GLENDALE — Family and friends visited their loved ones’ graves on Sunday at Grand View Memorial Park, six days after a Los Angeles Superior court ordered the cemetery to be opened.
Judge Anthony Mohr signed a court order on June 24 during the hearing at the Central Civil West Courthouse, allowing Glendale’s oldest cemetery be open Sunday, July 13 and July 27.
Sunday’s opening was the third since August, when city-funded public visitations were halted after fire officials said the cemetery presented several safety hazards, such as dry grass, brittle tree bark and limited water access, said attorney David Baum, who represents cemetery operator Moshe Goldsman.
The cemetery has been under scrutiny since October 2005, when state investigators found that the remains of 4,000 people had not been properly buried or disposed. Since the cemetery’s troubles began, multiple lawsuits and a class-action lawsuit have been filed against the cemetery by family members of those buried at Grand View.
But on Sunday, family and friends had a chance to visit their loved ones’ graves, bringing flowers, urns, gardening tools to clean around headstones and American flags to display on the graves.
More families visited graves on Sunday than the previous opening on May 25, Baum said.
The cemetery should be open more often to families, said attorney Mary Der-Parseghian, who represents a group of families suing the cemetery.
“The cemetery just needs to open,” she said. “That’s what difficult for them.”
Glendale resident Joan Cameron carried a pitchfork as she and her daughter, Cassandra, searched for her great-grandfather’s grave.
She dug through dry grass and dirt, looking for her great-grandfather’s headstone.
Cameron uncovered other headstones in her other cemetery visits but couldn’t find her great-grandfather’s grave.
“We’re trying very hard to figure out where he is,” she said.
Several of the cemetery’s headstones are covered with dry grass and dirt.
Beverly Tognetti and her husband, Phil, trimmed away grass and wiped away dirt from her mother, father, grandmother and aunt’s graves at the cemetery on Sunday.
“It used to be beautiful,” she said of the cemetery.
The couple said they first began having problems at the cemetery in 1990, when Phil Tognetti noticed his mother-in-law’s coffin was only inches away from the grass surface.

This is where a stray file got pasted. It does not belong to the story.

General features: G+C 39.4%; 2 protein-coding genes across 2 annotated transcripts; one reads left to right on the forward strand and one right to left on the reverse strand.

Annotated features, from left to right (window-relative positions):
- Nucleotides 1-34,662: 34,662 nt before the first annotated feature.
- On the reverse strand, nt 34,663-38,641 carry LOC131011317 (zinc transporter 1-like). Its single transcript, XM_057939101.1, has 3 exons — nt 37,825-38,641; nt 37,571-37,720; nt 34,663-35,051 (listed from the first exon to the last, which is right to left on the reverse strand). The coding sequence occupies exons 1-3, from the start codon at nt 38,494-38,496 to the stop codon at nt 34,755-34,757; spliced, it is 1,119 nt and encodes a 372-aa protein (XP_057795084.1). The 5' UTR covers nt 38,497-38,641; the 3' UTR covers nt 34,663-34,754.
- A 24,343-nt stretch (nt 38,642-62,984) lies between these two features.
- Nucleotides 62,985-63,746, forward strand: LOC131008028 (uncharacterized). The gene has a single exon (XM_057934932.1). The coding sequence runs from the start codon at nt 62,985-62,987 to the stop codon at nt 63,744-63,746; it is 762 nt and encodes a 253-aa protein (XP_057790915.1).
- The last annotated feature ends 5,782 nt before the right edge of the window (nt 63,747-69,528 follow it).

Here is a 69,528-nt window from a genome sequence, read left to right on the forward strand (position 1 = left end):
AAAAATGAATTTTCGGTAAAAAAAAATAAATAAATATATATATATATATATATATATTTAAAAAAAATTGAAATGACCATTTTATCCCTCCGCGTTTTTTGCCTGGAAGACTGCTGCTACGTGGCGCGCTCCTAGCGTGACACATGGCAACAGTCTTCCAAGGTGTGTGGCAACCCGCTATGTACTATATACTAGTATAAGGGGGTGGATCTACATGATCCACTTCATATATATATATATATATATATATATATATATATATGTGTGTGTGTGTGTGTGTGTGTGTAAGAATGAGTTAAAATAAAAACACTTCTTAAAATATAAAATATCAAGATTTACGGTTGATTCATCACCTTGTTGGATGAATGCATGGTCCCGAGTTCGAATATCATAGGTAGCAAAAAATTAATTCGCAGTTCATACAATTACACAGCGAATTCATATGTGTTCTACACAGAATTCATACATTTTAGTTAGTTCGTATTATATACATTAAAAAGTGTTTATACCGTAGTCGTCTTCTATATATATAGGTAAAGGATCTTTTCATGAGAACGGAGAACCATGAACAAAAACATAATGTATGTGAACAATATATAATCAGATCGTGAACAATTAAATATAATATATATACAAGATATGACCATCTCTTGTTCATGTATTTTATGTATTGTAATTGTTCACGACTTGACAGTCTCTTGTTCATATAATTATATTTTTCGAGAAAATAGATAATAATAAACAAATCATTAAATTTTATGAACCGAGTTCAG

He went to his mother-in-law’s grave after a rainstorm and tried to pack fresh dirt along the headstone when he felt the coffin, he said.
He said he complained to the cemetery about the almost exposed coffin. Cemetery officials placed 2 feet of dirt over his mother-in-law’s plot, he said.
“We never thought it would turn out to look like this,” Phil Tognetti said. “It’s a sad situation.”
In August 2007, the city obtained a public nuisance abatement order against the property that allowed it to bypass legal hurdles and do the cleanup work itself.
Goldsman, who closed the cemetery after financial hardship, has invested more money into the irrigation system and other improvements.
A temporary irrigation system was installed at the cemetery on Sunday, Baum said. But he expects a more efficient system using reclaimed water will be installed in about two weeks.
Goldsman took over as operator after the state removed owner and operator Marsha Lee Howard from her post in November 2005 and prohibited the cemetery from conducting new business.
Goldsman’s attorney and attorneys representing the families have been working together on a list of future cemetery openings.
The cemetery is improving, Arleta resident Harvey Wise said.
He visits the graves of his seven family members at the cemetery during each opening.
“It’s looking a lot better than it used to be,” Wise said.
He said he hoped the cemetery would only get better, since he already had a plot reserved for himself.
VERONICA ROCHA covers public safety and the courts. She may be reached at (818) 637-3232 or by e-mail at firstname.lastname@example.org.